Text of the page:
Maintrac is a diagnostic platform applying microscopic methods to identify rare cells in body fluids and their molecular characteristics.
Concerning circulating tumor cells, maintrac is using an approach based on microscopic identification of circulating tumor cells. To prevent damage and loss of the cells during the process, maintrac uses just two steps towards the identification. In contrast to many other methods, maintrac does not purify the cells or enriches them, but identifies them within the context of the other blood compounds. To obtain vital cells and to reduce stress of those cells, blood cells are prepared by only one centrifugation step and erythrocyte lysis. Like CellSearch, maintrac uses an EpCAM antibody. It is, however, not used for enrichment but rather as a fluorescent marker to identify those cells. Together with the nuclear staining with propidium iodide the maintrac method can distinguish between dead and living cells. Only vital, propidium excluding EpCAM positive cells are counted as potential tumor cells. Only living cells can grow into tumors, therefore dying EpCAM positive cells can do no harm. The suspension is analysed by fluorescence microscopy, which automatically counts the events. Simultaneous event galleries are recorded to verify whether the software found a true living cell and to differentiate between skin epithelial cells for example. Close validation of the method showed that additional antibodies of cytokeratins or CD45 did not have any advantage.
Unlike other methods maintrac does not use the single cell count as a prognostic marker, rather maintrac utilizes the dynamics of the cell count. Rising tumor cell numbers are an important factor that tumor activity is ongoing. Decreasing cell counts are a sign for a successful therapy.
Therefore, maintrac can be used in following situations:
- To verify the success of a chemotherapy and
- to supervise the treatment during hormone or maintenance therapy
Studies showed that under certain circumstances also EpCAM positive cells can be found in the blood. Inflammation diseases like Morbus Crohn or Colitits Ulcerosa also show increased levels of EpCAM positive cells. Patients with severe skin burns can also carry EpCAM positive cells in the blood, which may falsify results. So use of EpCAM positive cells as a tool for early diagnosis is not recommended.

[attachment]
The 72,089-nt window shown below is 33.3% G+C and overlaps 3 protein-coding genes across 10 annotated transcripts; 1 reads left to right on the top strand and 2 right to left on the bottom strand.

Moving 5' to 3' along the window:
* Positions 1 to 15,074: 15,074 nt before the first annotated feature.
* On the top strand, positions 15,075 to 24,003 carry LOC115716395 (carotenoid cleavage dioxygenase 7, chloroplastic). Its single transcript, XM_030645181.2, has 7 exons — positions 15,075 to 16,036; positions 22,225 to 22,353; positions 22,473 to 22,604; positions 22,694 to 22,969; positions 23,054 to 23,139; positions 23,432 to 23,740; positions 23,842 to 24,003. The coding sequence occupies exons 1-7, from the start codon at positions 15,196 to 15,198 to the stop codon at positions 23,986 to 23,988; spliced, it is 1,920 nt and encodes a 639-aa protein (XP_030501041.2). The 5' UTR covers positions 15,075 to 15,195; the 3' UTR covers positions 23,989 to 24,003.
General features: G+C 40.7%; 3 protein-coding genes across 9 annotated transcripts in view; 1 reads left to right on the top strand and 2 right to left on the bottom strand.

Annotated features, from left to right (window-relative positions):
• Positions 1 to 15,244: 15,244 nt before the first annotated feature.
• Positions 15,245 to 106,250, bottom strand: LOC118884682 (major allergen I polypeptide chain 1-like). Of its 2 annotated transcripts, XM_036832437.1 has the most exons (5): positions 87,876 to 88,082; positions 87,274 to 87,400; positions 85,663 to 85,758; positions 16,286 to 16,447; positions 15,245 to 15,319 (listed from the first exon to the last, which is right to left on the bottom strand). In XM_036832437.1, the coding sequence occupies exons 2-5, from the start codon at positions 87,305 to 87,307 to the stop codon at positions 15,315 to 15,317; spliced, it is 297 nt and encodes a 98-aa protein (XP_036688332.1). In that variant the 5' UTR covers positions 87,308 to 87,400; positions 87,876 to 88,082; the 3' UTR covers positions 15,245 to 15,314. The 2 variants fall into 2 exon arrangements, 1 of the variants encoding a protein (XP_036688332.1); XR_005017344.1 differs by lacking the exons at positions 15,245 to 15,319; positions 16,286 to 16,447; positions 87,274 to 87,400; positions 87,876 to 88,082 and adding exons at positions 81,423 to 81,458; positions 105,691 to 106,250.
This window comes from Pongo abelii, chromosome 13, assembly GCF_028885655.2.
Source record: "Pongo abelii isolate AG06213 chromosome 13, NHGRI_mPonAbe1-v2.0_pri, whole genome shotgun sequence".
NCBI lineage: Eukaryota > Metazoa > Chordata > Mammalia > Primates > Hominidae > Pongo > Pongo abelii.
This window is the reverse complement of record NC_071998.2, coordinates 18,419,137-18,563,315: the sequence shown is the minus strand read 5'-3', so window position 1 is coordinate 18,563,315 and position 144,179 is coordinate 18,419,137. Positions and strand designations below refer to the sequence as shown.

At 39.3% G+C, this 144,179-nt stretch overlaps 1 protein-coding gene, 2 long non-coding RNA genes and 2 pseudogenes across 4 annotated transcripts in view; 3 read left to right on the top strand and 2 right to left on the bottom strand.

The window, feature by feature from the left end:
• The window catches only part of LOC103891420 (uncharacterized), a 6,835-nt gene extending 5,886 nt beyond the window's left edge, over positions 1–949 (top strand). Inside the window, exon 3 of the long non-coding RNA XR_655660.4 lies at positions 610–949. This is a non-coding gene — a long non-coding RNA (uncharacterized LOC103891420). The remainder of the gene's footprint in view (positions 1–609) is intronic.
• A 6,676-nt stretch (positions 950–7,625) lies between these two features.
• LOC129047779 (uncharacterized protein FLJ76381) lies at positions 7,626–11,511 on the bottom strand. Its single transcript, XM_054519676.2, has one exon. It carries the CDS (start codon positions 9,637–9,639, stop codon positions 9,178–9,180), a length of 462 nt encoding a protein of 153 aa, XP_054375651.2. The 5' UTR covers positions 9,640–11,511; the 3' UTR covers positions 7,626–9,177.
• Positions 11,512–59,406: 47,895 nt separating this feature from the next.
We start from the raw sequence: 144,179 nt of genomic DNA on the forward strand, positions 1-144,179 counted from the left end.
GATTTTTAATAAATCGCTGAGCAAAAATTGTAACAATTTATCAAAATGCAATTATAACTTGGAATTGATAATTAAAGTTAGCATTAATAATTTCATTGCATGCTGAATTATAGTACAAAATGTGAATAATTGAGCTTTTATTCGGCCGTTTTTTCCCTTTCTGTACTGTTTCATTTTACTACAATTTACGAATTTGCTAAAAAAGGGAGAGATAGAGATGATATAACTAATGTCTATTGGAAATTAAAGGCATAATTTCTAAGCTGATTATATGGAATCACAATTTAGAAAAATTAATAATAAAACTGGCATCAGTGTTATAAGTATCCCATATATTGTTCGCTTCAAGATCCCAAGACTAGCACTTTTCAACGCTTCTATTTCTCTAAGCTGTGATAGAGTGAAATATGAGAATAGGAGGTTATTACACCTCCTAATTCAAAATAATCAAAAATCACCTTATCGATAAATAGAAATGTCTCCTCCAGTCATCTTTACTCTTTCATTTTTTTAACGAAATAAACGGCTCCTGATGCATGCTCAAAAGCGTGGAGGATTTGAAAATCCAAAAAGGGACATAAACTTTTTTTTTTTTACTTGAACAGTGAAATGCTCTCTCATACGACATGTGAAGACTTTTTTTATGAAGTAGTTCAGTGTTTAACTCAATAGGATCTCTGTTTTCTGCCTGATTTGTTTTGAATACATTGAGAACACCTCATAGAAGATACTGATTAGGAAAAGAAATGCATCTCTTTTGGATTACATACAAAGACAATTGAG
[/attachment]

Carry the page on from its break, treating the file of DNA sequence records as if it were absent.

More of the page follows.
The ISET Test (Isolation by Size of Tumor cells / Trophoblastic cells) is a diagnostic blood test that detects circulating tumor cells in a blood sample. The test uses an in-vitro diagnostic system developed at INSERM, the Université Paris Descartes and Assistance Publique Hôpitaux de Paris (AP-HP) in order to isolate cancer cells from blood without loss and identify them through a diagnostic cytopathology-based approach.
CTCs are pivotal to understanding the biology of metastasis and promise potential as a biomarker to noninvasively evaluate tumor progression and response to treatment. However, isolation and characterization of CTCs represent a major technological challenge, since CTCs make up a minute number of the total cells in circulating blood, 1–10 CTCs per mL of whole blood compared to a few million white blood cells and a billion red blood cells. Therefore, the major challenge for CTC researchers is the prevailing difficulty of CTC purification that allows the molecular characterization of CTCs. Several methods have been developed to isolate CTCs in the peripheral blood and essentially fall into two categories: biological methods and physical methods.
- Biological methods are separation based on antigen-antibody bindings. Antibodies against tumor specific biomarkers including EpCAM, Her2, PSA are used. The most common technique is magnetic nanoparticle-based separation (immunomagnetic assay) as used in CellSearch or MACS. Other techniques under research include microfluidic separation and combination of immunomagnetic assay and microfluidic separation. As the development of microfabrication technology, microscale magnetic structures are implemented to provide better control of the magnetic field and assist the CTCs detection. Oncolytic viruses such as vaccinia viruses are developed to detect and identify CTCs.